Past Shows

Barbara Ehrenreich on the Cult of Wellness

This is an unlocked, bonus segment of Open Source. You can hear weekly conversations and extended interviews like this one by subscribing and supporting our work on Patreon. In her new book, Natural Causes: An ...

The Teachers’ Revolt

There’s a quick, strange turn in our weather and it’s not just springtime. Public school classrooms, oddly enough, are the source of the storm winds: first the take-charge teenagers of the Parkland generation, ready to ...

Van Morrison’s Cosmic Accident

In the annals of rock music albums, Van Morrison’s Astral Weeks is one of a kind. In an earthy medium, it’s a masterpiece of abstraction.  Indecipherable. Irresistible. Influential. Accidental, it seemed, from the first licks ...

Reviving the King

Martin Luther King Jr. comes to seem larger in his absence these last 50 years, himself a cosmos, in Walt Whitman speak, containing multitudes—and not contradictions so much as multiples. He was a midnight-oil Ph.D. ...

Books Not Bars

The case for prison education is alive again, in the land of mass incarceration, the case for reimagining prisons as colleges and universities of life. Malcolm X in his Autobiography gave the classic example: when ...

The World of Wakanda

Black Panther, the movie, is heading toward $1-billion at the box office on just its third weekend. Already it seems that commercial success is likely not what Black Panther will be remembered for. It is ...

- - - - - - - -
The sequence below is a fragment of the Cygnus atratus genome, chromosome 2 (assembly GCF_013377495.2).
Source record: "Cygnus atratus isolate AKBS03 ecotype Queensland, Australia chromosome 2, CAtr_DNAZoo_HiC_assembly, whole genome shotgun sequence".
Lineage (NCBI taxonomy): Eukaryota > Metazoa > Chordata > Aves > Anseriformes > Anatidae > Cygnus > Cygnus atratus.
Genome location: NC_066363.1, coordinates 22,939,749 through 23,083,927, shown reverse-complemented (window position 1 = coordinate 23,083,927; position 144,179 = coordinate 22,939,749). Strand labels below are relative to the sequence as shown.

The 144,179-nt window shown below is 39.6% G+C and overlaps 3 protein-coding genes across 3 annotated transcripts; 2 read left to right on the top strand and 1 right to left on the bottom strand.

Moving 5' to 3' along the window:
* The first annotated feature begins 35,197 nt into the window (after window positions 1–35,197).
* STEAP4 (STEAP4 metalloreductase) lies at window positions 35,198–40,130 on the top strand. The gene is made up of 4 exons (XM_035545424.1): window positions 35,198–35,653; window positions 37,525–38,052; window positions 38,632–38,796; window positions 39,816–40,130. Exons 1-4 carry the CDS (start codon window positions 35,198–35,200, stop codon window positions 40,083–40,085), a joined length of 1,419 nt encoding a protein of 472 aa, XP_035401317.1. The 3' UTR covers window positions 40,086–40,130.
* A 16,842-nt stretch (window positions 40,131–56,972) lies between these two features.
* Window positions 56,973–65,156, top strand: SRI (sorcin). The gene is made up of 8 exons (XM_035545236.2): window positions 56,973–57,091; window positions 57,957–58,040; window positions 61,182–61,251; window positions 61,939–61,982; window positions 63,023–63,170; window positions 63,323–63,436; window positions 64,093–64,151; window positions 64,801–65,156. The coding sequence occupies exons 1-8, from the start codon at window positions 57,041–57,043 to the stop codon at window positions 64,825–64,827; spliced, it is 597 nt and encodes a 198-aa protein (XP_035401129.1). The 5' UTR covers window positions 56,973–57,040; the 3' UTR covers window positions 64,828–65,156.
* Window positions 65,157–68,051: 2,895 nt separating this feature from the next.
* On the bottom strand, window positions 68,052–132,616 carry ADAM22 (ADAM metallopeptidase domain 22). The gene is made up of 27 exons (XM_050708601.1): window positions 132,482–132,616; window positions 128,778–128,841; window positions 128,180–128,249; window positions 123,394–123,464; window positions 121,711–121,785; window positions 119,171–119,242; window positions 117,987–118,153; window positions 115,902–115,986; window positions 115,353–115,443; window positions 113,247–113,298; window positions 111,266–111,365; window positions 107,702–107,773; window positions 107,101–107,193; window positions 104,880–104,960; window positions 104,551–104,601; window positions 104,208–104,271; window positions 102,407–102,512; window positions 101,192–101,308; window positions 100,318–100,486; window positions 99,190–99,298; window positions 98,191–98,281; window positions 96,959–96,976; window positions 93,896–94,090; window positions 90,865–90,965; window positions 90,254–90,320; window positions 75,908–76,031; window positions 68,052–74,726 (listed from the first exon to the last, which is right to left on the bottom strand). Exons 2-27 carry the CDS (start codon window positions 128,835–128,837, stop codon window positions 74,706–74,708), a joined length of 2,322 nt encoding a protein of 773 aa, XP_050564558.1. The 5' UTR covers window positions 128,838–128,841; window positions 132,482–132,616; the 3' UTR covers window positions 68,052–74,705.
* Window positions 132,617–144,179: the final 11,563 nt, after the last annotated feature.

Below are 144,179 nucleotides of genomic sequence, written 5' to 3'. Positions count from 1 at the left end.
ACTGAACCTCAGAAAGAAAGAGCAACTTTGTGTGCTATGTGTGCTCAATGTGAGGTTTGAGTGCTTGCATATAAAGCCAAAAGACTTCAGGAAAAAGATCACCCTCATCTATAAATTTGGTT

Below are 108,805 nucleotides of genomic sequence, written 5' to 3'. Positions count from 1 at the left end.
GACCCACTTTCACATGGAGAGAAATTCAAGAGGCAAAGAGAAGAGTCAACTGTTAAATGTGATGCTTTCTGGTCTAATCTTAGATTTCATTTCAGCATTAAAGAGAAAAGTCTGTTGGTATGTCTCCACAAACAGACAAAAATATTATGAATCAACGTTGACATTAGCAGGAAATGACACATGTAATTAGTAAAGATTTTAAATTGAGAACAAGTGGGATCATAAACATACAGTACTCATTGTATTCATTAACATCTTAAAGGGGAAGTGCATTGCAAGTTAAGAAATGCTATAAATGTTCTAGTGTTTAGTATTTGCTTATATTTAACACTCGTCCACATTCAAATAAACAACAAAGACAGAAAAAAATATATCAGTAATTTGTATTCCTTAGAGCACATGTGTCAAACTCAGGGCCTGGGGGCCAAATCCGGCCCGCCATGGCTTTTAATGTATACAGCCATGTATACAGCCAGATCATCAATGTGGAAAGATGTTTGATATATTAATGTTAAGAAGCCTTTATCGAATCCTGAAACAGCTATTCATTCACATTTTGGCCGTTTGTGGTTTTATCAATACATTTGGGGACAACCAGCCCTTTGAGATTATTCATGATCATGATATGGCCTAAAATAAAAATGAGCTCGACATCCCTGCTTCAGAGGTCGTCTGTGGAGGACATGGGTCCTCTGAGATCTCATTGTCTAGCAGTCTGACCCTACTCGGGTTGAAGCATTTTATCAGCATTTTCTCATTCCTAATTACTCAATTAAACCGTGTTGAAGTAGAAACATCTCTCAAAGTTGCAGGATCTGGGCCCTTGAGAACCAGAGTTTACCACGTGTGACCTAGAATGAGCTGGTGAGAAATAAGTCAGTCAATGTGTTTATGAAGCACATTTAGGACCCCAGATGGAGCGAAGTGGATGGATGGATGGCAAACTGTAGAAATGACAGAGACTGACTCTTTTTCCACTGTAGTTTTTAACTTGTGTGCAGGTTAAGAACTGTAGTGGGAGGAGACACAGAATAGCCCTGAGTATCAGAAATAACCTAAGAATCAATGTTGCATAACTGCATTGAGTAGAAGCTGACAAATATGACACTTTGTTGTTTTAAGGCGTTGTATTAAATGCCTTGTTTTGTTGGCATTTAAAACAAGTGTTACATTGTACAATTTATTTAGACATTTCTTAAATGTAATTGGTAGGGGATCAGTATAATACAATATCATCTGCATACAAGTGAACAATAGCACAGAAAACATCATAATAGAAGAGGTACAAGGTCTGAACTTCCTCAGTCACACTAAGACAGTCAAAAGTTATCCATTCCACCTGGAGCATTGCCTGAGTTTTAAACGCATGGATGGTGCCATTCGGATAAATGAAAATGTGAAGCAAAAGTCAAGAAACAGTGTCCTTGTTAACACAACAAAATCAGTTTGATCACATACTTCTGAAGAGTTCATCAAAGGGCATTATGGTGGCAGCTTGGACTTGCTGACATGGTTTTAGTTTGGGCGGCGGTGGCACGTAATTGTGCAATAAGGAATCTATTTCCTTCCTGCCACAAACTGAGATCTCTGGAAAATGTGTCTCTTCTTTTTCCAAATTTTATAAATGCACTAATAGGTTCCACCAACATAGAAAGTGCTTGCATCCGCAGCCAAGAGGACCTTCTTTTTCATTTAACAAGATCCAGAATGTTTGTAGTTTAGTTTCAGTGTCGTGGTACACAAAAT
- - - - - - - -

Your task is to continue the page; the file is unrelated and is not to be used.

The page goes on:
Call Me André Aciman

“Call me by your name,” the lovers say, “and I’ll call you by mine.” In the movie running strong for Oscar honors, the breathless word play is all about self-discovery in mad love for the ...

The Struggle for Syria’s Future

The Syrian war is not over, meaning the war of the Assad regime to crush large swaths of its population. Syria, the proxy war of great powers and close neighbors, may in fact be getting ...

Etcetera

May 28, 2015

James Wood: The Book(s) of Life

The book critic James Wood doesn’t worry about the fate of the novel — after years of reading them, writing them, reviewing them in The New Yorker and teaching them at Harvard. In his new book, The Nearest ...
November 16, 2017

The Future of Food

It’s Thanksgiving season again, and the double shadow on our great American food holiday is feast and famine, both. A bounteous industrial food system is wasting the land and leaving a billion of us humans ...
January 13, 2015

Learning from Paris

The story of the massacre at Charlie Hebdo has gone everywhere in the past week: into meditations on free speech and blasphemy, into declarations of cultural and actual war, and high-wire geopolitics. It’s a fresh attack, meaning high emotion and demands for ‘moral ...
March 29, 2015

J.S. Bach’s Bitter-Sweet Passion

The music in this episode comes from Boston Baroque’s 2015 performance of the Saint John Passion, conducted by Martin Pearlman. From the great Bach’s hand, two masterpieces of church theater survive. Both tell the trial and crucifixion ...
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